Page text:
“I don’t have to chase extraordinary moments to find happiness—it’s right in front of me if I’m paying attention and practicing gratitude.” ~Brené Brown
For the longest time I sought after happiness in the wrong place, and I wasn’t always leading with my heart to obtain joy.
I used to picture myself living in a big house, with nice things to furnish and fill the fantasy home I dreamed of.
I didn’t obtain this large dream home, and I’ve learned that it’s not important, nor is it what I want. I’ve been fortunate to live in a moderate home with exactly the things I need, and more—a happy, healthy, loving family.
Prior to gaining the wisdom of wanting less, I spent a lot of money on material items, because, one, I thought I deserved it on a good day, because I was “celebrating,” or I worked too hard not to have it; two, I told myself I had to shop on a bad day, because I needed to cheer myself up; three, I shopped out of boredom; or four, I went shopping as a social activity.
After collecting these possessions of “happiness,” I realized my life wasn’t totally fulfilling and satisfying.
In fact, I eventually became short-tempered, overwhelmed, and stressed out. I was overwhelmed with the amount of maintenance these material things required, while caring for my family.
My belongings took over my life, and, therefore, I lost myself underneath everything. I started to hate what I was becoming—someone who wasn’t consistently happy, and someone that lost track of what mattered most.
My perspective on life changed when my daughter came into my world in 2014. A few months after her arrival, I made a change that has significantly changed me for the better and brought more happiness by
Practicing Gratitude and Living Simply
Being thankful for the essentials—appreciating what I already have—has allowed me to live more simply. It’s also revealed these benefits…
1. You’re better able to be present.
Being thankful reminds us of what we have to be grateful for in our current state, and that helps us be more present.
I used to worry more about what I didn’t have and seemed to constantly strive for these things. That changed when I figured out how to be thankful for what I have and in the most important place—the present.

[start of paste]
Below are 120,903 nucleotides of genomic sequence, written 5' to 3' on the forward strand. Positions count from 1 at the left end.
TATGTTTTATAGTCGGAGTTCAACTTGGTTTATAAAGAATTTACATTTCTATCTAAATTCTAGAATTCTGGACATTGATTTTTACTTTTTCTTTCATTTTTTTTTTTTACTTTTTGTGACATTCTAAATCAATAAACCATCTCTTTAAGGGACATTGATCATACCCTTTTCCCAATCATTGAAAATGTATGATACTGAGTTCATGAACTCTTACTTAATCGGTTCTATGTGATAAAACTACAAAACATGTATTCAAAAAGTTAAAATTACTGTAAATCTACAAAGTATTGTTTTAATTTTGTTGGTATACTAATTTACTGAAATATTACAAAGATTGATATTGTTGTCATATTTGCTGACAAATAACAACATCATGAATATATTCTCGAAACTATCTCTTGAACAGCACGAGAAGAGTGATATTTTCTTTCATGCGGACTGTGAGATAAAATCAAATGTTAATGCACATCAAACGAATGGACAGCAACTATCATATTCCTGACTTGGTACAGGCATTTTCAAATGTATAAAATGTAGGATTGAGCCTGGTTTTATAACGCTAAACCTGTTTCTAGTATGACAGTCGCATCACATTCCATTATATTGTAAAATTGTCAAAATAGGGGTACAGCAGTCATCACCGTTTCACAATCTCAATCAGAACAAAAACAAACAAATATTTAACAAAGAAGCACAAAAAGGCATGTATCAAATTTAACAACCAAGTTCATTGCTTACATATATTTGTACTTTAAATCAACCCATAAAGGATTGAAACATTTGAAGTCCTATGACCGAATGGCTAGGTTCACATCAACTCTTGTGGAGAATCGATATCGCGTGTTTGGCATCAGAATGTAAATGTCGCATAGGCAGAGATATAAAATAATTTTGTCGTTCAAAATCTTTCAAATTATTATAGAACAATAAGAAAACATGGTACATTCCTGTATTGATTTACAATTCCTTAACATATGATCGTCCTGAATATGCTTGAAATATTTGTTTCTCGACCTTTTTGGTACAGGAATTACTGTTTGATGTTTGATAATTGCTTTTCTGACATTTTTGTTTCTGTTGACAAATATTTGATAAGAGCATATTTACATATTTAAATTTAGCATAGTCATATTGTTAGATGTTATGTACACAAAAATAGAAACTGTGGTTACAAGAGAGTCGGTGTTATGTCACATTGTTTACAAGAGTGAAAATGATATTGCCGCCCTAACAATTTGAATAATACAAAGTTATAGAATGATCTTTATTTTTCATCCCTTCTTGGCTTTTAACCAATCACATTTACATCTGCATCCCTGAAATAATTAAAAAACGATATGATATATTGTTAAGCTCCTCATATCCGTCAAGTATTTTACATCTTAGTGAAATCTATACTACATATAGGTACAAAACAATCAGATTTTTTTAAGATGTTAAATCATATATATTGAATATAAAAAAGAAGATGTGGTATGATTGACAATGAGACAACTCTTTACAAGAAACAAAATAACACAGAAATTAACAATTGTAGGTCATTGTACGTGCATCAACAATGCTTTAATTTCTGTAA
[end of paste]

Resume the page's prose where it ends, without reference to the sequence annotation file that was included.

There’s no better moment than the now. Practice gratitude to enable yourself to be entirely present.
2. It boosts confidence.
When you focus on appreciating what you have, you feel less concerned about what you lack, and that can help boost confidence.
Now that I’m more accepting of myself and my life, I don’t compare myself to others and I take pride in paving my own path. It’s a great feeling to do things that are best for me and my family, without trying to please the rest of the world.
3. Being thankful means less worry.
Practicing gratitude helps lift away worry because you recognize and appreciate that you have enough.
Knowing that I have the essentials brings me relaxation and eases my mind. I’m also more at peace because I don’t add things that aren’t valuable to my life in order to avoid the stress they carry.
4. Gratitude improves your sleep.
Recognizing our blessings and worrying less enables us to sleep better.
It’s a rare event that I’m up tossing and turning because of stress or worry. If something is keeping you from falling asleep, think of a few thoughts that bring gratitude.
5. It also improves relationships.
Showing gratitude toward others goes a long way and creates better connections.
I’m thankful for my family every day. They’re my favorite people and I love being with them. Prior to practicing daily gratitude, it was easiest to take frustrations out on them first. Why? Because I’m most comfortable expressing myself with them, and they put up with me and love me no matter what.
Since I’m so thankful for my family, and because they love me without question, I’ve improved how I let anger out and make it a point to convey my love for them on a daily basis.
I want to leave this world knowing that I tried to give people the best version of who I am, with the hope that they know how thankful I am for them. Being around inspirational and joyful souls is contagious, and I aspire to be this type of individual.
6. Gratitude leads to generosity, which can be highly rewarding.
Observing thankfulness helps us identify how fortunate we are, which naturally gives us the desire to give.
I personally prefer not to give material things, as I don’t find it as rewarding as other forms of giving. Sure, it’s nice to give someone a gift they need, but I believe there is more value in giving time or helping a hand.
Time is priceless, and these days it seems our schedules are packed to the max. People scurry from one place to another, and at the end of the day, they feel stressed and dissatisfied.
I’ve discovered immense joy in donating my time or helping someone in need. It’s gratifying being able to help with something as small as holding a door open or as big as helping feed the hungry.
Discover the benefits of giving by helping a friend, family, or the community.
Practicing gratitude has led me to greater happiness and a better me. The same can happen for you.
Allow yourself to live simply and make life less complex, in as many ways possible; remove unneeded possessions, stop doing unimportant tasks, or say “no, thank you” to an activity that doesn’t fit in the schedule.
Start each day with gratitude. There is always something to be thankful for—family, watching spring bloom, your favorite song, or feeling the warm sun on your face. And don’t forget to smile when thinking about these things; it’s a quick and easy way to fill your heart with gratitude and live in those extraordinary moments.